1. Who are the main characters?
Sylvia Lemmins, upon whom I elaborated here.
Mr. Gregory Rochester, Sylvia's legal guardian and the father of the rambunctious bunch known as the Rochesters.
Alice Rochester, the eldest of the bunch and engaged to be married at the end of the summer. Don't let the picture fool you-- Alice is not the kind of girl who minces around with perfect hair and makeup and never has any fun. Not. In. The. Least.
Frances (Francie) Rochester, who sings in the shower and forgets to hang up her towel afterwards, makes way too many commitments but manages to keep all her appointments anyway and has never fainted in her entire life, but always thought it would be rather fun.
Celia Rochester, who might strike you on the surface as being the dreamy bookish type but is really rather feisty underneath and has a rather frightening repertoire of practical jokes. (Not that her jokes are frightening. It's just frightening that she knows so many. I'm being facetious, folks.)
Mark Rochester, whose face has not yet manifested itself to me, and who is firmly convinced that Sherlock Holmes is the answer to all the world's problems. He will come to blows with you over the fact, especially if you dare to suggest that Sir Percy Blakeney might be better. It's a bitter point of contention between him and Celia.
Timothy (Timmy) Rochester, who asks why about everything, is best friends with Pumblechook, the family's golden retriever, and is always ready for a midnight snack. Whether or not it is actually midnight when the urge to snack comes upon him is irrelevant.
Patricia (Patsy) Rochester, who also remains an enigma to me as far as appearance goes, and who is the button-nosed, cute kind of child. When people remark upon this, she gravely agrees with them. Who is she to deny the obvious?
George Rawlins, who is engaged to marry Alice at the end of the summer and is well aware of what he's getting himself into with this family. George is just plain fun. I like him.
2. How did you get the idea for this story?
This story began back in March, when I was suffering from writer's block over OAN. One day I randomly pulled out a short story I'd written back in 2010 about a girl who made a cake for her sister's wedding only to have it ruined by the family's dog. The story's pretty weak, but there were some good elements in it, and I started brainstorming a little bit about how I could work this into a full-length novel. Lo and behold, The Rochesters was born.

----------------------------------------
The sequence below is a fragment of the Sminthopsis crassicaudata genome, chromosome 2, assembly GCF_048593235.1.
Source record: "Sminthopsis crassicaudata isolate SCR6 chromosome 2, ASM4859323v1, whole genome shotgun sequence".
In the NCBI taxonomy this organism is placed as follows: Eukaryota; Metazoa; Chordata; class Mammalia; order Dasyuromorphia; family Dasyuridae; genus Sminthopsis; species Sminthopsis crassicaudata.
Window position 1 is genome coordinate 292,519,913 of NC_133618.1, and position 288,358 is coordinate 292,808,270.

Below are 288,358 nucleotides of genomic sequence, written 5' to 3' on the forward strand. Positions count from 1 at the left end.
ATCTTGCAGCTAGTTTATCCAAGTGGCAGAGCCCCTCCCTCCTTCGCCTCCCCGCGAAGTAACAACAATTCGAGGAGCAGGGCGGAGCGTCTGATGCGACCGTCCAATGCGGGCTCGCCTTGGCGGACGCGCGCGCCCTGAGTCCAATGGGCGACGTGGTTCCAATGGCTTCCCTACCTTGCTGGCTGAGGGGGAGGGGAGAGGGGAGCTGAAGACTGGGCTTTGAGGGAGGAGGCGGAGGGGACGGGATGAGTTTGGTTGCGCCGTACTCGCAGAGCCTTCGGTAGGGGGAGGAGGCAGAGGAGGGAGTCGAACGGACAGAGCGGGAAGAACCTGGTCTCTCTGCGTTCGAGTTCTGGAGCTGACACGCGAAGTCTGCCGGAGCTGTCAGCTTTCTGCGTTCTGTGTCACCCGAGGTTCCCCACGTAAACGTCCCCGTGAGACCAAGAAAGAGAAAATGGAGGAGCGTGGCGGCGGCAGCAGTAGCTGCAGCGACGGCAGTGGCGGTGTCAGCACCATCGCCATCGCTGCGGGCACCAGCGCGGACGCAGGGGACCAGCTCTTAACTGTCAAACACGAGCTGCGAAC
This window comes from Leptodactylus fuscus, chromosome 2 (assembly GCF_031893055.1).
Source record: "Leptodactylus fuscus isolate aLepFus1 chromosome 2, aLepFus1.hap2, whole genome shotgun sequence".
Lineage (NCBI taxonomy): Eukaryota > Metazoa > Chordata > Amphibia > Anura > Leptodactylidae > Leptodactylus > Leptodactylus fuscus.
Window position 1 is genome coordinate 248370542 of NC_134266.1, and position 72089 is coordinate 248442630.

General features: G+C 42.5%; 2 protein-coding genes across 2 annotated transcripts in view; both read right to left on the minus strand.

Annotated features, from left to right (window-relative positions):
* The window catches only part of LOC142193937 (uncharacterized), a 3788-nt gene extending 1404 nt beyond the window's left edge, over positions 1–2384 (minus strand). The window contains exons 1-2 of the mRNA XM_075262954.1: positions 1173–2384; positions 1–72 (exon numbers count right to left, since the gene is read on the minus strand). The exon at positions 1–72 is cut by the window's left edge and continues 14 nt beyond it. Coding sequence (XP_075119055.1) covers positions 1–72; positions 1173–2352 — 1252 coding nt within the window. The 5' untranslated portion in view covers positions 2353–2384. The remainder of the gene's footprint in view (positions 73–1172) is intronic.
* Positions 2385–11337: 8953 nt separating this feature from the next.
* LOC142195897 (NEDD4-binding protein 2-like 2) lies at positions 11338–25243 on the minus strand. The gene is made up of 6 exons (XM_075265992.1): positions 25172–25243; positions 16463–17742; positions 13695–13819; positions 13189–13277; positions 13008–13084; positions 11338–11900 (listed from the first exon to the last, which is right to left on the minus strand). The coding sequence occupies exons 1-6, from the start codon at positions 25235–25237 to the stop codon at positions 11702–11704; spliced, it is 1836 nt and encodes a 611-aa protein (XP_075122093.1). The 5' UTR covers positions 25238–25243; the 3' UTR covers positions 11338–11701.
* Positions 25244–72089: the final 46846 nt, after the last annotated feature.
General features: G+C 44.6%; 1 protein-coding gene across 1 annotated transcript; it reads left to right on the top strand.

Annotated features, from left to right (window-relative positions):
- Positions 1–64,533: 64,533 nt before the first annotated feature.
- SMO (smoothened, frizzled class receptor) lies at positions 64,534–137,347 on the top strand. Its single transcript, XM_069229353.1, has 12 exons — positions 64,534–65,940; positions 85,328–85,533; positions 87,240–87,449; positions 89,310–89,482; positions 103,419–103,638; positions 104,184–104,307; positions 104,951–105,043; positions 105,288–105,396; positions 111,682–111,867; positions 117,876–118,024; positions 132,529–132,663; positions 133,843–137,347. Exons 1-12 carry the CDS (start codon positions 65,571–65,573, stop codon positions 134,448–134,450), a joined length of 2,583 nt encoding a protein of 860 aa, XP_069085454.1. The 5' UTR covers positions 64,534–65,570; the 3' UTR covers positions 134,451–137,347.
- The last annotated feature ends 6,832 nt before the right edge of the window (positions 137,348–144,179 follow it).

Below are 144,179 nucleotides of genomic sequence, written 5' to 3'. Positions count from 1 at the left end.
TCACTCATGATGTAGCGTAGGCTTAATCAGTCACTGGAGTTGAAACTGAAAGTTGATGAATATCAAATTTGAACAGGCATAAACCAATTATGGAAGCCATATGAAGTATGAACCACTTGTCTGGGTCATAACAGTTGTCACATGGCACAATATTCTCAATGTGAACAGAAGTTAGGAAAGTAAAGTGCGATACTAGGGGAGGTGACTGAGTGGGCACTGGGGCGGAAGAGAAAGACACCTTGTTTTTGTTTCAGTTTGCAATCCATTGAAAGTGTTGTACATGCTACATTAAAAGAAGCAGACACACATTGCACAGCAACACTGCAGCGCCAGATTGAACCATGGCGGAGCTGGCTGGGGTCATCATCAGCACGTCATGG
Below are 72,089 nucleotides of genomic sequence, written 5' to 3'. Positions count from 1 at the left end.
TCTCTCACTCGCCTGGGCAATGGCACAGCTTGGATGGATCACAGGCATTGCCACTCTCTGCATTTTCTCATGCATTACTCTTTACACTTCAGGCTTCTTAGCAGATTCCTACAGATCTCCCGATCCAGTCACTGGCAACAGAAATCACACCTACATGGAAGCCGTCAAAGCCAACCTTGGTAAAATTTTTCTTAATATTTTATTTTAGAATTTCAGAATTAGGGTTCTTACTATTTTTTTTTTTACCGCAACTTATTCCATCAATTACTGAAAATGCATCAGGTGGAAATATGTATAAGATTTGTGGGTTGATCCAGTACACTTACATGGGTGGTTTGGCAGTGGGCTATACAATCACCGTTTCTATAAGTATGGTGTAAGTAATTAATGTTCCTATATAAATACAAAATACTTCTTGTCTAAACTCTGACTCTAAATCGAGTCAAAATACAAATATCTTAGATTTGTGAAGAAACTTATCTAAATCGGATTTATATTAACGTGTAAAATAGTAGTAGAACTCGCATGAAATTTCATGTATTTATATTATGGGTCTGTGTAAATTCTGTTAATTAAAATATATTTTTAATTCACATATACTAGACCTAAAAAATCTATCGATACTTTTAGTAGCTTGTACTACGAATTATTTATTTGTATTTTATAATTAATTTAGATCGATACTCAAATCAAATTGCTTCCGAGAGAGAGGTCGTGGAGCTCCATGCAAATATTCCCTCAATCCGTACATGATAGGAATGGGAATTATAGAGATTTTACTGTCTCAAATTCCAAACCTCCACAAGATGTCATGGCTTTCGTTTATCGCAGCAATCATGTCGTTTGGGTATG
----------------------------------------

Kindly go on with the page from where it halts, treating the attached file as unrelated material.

3. What genre is this story?
Hmmm. Well, it's not really historical fiction, although it takes place in the 1950's... do the 50's count as historical? I'd say it's Light Summertime Reading.
4. Describe your book in three thoughts:
New experiences. Family moments. Silliness.
5. The bit that describes an obscure piece of real life best:
6. The funniest line said by a side-character thus far:
The costumes, the scenery, the makeup and props and what have you… delightful indeed. Now I think I need to go fell a tree with my bare teeth so I can feel at least slightly masculine again.
7. Your favourite piece of description:
Mrs. Buchran’s office had always smelled rather oddly of butterscotch candies, the golden oval Brach’s kind that took forever to suck and made your mouth feel quite bland for a good while afterwards. A little green dish of the butterscotch candies had sat on the edge of Mrs. Buchran’s desk for years and years, yet not one girl in the entire school could remember being offered one of them. Perhaps they were only for the faculty, or only for Mrs. Buchran herself. But since no one had ever seen Mrs. Buchran actually in the bourgeois act of sucking a butterscotch, this theory was usually dismissed as a mere “rumor hath.”
8. Your biggest fear in the writing of this story:
That it won't be interesting enough. I'm writing solely to please myself with this story, and what I find funny and what the rest of the world finds funny can sometimes be very different things.
9. Last full sentence you wrote:
“Sorry, can we use your hair things?”
10. Favourite character thus far:
Francie, I think, but I like all of them tremendously.
11. What books have been written or have you read that are similar in style and flavour to your novel?
Two are Better Than One and Louly by Carol Ryrie Brink. Some of Elizabeth Enright's books, too.
12. If it was destined to become a book on tape, who would you wish to read it?
Oooh, fun question. I think maybe Anthony Andrews-- he'd do all the voices perfectly. :D